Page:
Eric Clapton at the Boston Garden (where the wondrous Celts play during the winter) is the big deal on the local music scene this week. Clapton is, or was at one time, as you probably know, God. It's hard to say what he is now--he's just coming off a long bout with heroin and is as a result in a getting-myself-back-together stage. But indications all suggest he's still great; his new single, "I Shot the Sheriff," is teriffic and his history is epic. Clapton is a giant figure in rock. The problem is that the concert will probably sell out fast and be loud and crowded and unmanageable. But bear with it. July 12 at 8 P.m.
Leo Kottke, at the Performance Center, will also be worth seeing. He's allegedly a genius on the guitar--the critics are constantly moaning about how the crass public leaves him relatively unnoticed. With that kind of buildup, he could turn out to be a letdown, but it sounds good anyway. Could be a good change of pace while you're recovering from the Clapton concert. July 14.
The Dells, at Paul's Mall in Boston this weekend, are a super-smooth group from Philadelphia, and they're sure not to make you jump up and down and scream. They're real polished, though, and fine to listen to. It ought to be good for a night of slick 60s R&B.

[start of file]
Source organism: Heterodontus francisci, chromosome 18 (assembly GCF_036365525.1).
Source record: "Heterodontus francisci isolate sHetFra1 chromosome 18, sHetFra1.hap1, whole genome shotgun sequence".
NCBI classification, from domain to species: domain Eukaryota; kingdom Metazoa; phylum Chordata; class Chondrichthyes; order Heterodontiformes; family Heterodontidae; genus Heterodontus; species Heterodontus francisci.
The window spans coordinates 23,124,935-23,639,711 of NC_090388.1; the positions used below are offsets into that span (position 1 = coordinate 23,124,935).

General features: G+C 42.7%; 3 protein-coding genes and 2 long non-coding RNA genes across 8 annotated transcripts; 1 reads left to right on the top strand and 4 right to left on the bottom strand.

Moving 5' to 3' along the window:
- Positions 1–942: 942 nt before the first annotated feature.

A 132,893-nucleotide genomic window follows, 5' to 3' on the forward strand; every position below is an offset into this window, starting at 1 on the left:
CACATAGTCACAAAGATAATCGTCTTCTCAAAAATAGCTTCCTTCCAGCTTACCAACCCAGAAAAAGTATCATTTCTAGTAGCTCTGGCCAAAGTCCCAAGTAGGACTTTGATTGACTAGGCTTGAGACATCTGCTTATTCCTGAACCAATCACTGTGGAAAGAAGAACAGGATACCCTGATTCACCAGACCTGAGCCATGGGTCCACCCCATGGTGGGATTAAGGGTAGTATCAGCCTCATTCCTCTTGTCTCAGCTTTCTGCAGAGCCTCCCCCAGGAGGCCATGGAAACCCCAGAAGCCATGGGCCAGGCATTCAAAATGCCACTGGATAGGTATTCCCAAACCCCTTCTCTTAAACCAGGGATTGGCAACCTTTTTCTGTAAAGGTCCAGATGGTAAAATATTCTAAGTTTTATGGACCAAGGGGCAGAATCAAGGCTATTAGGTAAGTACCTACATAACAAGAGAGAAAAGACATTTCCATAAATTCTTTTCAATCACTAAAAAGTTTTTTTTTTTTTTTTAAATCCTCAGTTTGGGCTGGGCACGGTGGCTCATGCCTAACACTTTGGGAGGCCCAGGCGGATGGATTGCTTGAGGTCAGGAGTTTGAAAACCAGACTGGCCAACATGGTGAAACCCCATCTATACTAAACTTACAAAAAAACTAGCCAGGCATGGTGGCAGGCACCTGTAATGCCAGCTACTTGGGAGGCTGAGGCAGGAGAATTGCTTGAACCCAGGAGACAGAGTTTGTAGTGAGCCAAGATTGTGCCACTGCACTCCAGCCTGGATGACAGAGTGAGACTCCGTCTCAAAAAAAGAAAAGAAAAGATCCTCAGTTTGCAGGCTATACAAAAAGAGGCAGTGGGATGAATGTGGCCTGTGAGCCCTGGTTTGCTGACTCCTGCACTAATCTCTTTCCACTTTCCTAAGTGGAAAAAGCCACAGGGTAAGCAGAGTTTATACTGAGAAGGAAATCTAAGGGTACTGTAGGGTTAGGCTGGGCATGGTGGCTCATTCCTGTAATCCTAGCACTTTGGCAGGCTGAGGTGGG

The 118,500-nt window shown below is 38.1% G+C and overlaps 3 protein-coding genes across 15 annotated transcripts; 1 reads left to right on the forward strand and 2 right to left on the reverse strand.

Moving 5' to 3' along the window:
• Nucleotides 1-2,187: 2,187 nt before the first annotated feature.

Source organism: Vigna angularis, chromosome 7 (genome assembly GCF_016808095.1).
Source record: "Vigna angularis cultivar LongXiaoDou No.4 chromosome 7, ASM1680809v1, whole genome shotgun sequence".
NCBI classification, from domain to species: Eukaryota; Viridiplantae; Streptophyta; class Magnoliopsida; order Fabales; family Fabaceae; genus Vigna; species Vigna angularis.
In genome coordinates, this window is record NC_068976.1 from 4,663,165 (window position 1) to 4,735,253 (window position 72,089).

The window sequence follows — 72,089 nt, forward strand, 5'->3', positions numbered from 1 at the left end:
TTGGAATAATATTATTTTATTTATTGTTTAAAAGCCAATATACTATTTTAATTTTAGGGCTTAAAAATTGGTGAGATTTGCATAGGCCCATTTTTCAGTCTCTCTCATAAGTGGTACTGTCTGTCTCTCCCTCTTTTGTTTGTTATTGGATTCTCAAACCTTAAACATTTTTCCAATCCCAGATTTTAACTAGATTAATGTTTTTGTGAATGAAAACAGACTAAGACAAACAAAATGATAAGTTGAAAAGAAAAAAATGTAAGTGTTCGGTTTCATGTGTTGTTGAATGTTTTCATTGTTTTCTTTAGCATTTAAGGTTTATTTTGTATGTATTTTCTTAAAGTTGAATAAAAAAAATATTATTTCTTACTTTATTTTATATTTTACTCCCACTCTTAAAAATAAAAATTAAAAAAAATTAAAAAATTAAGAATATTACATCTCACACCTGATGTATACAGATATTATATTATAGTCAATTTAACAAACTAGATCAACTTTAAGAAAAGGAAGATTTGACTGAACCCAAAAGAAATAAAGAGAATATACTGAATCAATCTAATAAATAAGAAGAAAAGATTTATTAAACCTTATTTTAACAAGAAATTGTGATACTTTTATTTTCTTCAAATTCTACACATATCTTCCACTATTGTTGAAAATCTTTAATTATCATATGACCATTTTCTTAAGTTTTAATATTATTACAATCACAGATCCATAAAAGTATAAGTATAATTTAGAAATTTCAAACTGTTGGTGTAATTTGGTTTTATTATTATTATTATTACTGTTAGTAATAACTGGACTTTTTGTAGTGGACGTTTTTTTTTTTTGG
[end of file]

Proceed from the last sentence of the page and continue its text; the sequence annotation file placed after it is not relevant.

Rahsaan Roland Kirk, next door at the Jazz Workshop until the end of the weekend, plays zillions of obscure instruments--the strich, for example--and generally puts on a high-energy show. He's a giant anomaly in progressive jazz, with a long track record, but as the novelty wears away he seems less special than he once did. Catch his act some time, but maybe not this week, with so much other good stuff to see.
Sonny Terry and Brownie McGee was the best bet at the beginning of the week, and nothing's changed three days later. The two veteran bluesmen, who have been around forever and influenced practically everybody, are at Passim's in the Square. It might be a good place to sneak off to while everybody else is out seeing the big names, and it's probably the best concert around for learning what music's all about. Until July 14.
Water and David Misch are doing folk tunes and comedy at the First Unitarian Church on Church St. in the Square. It sounds like a journey back to the late 60s, and it could be fun. July 12, with cheap ($1.50) tickets.